So I kept going. On New Year Eve’s I set some new goals for the year. I signed up for the Providence Half Marathon. I picked out an easy plan to follow to just get me through the race. And I did it! Wow, I couldn’t believe it. As soon as I was done I started to think about the “what if” of another marathon. Just one (hah!). Just to prove to myself that I could since for 5 years straight I thought I would never ever run again. So I signed up for a fall marathon. It was 11 years since my last. I prepared well and toed the line with tears in my eyes. Just getting there I felt like a winner. And I did it! One year after starting to run again I completed The Hartford Marathon and didn’t let any obstacles stop me that day.
2013 was a great year for me. I became healthy and happy again. I completed some major goals that I previously thought were unattainable. It was also the year that I joined the Selden Hills Warriors in the summer of 2013. Up until this point I trained alone and all I knew at races were my brother and my sister-in-law. It was just us three until the summer of 2013 when I was standing with Eileen after the Shwachman-Diamond 5k Dash for a Cure Race when she struck up a conversation with Rick Secor. He told us about these hills in Selden that make you stronger and faster. My first run was with April Matarasso Rosequist. She wore her Selden Hills Shirt and I just stared at her back the whole time and didn’t want to look up at the hills ahead. The back of her shirt read ‘It’s Just a Hill…Get Over It’ and that struck a cord with me. Since then I have made lots of new friends and now it’s no longer just the three of us at races. It’s a ton of us hillbillies in red shirts!!! I find so much inspiration in all the different level of athletes and find the hillbilly enthusiasm to be infectious.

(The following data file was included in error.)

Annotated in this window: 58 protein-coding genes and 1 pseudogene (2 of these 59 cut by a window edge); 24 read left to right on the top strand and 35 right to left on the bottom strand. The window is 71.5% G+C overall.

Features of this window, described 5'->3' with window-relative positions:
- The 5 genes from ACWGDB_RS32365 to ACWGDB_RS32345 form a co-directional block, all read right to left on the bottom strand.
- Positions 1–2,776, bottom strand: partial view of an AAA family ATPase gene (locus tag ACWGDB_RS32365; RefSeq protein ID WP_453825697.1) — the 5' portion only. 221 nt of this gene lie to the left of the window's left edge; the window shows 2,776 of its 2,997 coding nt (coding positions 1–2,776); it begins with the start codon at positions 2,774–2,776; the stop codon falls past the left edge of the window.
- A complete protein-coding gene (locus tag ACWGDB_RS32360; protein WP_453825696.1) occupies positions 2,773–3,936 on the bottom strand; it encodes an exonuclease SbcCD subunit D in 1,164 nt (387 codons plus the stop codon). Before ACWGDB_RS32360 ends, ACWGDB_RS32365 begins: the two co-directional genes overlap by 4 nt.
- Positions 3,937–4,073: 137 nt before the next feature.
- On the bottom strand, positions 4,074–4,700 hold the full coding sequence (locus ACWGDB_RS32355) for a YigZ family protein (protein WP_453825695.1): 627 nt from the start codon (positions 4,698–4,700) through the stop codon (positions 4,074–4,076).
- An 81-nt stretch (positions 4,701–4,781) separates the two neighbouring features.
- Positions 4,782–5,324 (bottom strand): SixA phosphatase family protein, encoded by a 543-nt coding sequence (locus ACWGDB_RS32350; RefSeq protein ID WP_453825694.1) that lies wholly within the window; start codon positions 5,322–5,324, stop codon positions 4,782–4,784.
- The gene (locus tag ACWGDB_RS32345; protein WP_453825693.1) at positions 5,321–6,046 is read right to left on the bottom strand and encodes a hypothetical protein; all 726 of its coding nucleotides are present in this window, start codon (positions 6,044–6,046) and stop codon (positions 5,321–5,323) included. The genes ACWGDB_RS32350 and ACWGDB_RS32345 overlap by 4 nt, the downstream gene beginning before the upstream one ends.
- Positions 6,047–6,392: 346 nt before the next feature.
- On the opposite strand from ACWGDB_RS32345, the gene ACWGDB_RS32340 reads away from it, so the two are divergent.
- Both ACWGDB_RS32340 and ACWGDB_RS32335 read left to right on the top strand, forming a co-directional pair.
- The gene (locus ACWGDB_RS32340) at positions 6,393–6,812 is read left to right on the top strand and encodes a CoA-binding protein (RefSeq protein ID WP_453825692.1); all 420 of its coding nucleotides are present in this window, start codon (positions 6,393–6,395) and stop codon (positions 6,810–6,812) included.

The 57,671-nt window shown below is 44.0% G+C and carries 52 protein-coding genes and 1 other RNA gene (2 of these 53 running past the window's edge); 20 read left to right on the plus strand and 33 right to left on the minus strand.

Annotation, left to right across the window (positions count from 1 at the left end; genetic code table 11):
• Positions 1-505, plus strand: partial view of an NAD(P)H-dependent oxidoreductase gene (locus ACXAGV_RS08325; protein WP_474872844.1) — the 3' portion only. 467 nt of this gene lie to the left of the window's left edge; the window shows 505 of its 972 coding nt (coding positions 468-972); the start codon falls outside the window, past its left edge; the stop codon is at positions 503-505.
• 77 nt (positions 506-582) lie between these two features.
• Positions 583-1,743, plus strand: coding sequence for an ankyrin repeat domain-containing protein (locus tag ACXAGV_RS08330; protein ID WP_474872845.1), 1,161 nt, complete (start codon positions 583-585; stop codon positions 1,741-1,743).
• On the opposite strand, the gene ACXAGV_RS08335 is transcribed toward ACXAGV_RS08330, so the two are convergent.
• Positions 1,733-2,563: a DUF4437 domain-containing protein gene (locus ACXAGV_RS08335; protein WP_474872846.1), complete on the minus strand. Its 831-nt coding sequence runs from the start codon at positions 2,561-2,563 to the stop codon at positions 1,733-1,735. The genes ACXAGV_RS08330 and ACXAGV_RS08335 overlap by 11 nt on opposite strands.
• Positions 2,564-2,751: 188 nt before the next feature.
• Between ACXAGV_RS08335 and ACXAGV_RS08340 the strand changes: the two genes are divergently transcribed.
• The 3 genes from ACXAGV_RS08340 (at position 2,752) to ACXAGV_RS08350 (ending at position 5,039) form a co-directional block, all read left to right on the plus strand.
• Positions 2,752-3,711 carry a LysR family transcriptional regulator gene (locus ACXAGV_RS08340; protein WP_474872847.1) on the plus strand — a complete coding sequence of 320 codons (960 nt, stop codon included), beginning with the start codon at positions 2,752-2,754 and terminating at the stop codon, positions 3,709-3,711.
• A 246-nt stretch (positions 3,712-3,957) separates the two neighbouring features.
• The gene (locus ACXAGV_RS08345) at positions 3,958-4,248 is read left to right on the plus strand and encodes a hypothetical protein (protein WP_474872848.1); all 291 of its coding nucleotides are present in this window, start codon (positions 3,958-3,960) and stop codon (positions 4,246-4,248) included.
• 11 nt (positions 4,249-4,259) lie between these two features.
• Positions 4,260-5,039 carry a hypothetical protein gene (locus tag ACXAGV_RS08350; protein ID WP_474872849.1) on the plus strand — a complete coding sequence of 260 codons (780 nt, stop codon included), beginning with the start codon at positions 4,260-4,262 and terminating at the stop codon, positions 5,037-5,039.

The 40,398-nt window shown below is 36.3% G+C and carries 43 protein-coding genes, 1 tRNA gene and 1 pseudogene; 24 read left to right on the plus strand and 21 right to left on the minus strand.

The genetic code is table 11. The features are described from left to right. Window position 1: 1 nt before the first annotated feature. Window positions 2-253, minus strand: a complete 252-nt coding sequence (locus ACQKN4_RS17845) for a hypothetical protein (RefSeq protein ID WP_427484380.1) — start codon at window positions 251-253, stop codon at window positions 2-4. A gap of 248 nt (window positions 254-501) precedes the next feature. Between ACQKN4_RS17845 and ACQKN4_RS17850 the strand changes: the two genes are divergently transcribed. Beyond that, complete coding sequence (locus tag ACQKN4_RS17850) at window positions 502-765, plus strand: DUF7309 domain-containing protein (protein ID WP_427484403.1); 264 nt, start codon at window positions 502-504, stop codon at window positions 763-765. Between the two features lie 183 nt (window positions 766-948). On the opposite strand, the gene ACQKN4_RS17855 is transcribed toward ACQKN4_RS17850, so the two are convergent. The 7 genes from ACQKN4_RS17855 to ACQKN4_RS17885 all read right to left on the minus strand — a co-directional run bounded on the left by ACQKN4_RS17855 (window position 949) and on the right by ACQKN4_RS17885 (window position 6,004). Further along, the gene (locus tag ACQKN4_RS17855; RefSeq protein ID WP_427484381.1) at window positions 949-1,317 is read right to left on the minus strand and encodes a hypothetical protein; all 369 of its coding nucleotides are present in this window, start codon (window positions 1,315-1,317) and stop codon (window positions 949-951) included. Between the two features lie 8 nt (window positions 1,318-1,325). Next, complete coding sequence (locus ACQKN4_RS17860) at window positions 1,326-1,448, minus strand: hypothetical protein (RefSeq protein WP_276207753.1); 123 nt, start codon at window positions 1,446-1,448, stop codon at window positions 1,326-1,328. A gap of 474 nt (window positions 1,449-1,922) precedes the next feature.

So New Year’s Eve rolls around again…I spend the morning running with over a hundred hillbillies and in the evening I reflect on my year and go back to setting new goals and signing up for new adventures. One goal is to run a p.r. in the marathon. I would love to beat a younger version of myself. I also decided to sign up for a triathlon 6 months away. I figured that would give me plenty of time to be ready. I joined a triathlon class at the YMCA in Patchogue with Timothy Steiskal in January and became more than ready for my first tri. On June 1st I completed the Smith Point Triathlon and became a triathlete. I am having a blast training for a multi-sport event. It’s a challenge, it’s something new, and I am having fun doing it. I have plans to do more and will most likely add half ironman as well as other new adventures to my list this New Year’s Eve.
Thank you for taking the time to read “my story.” Keep On Going!!! I think that will be my new mantra. And if any ladies have questions out there please feel free to private message me.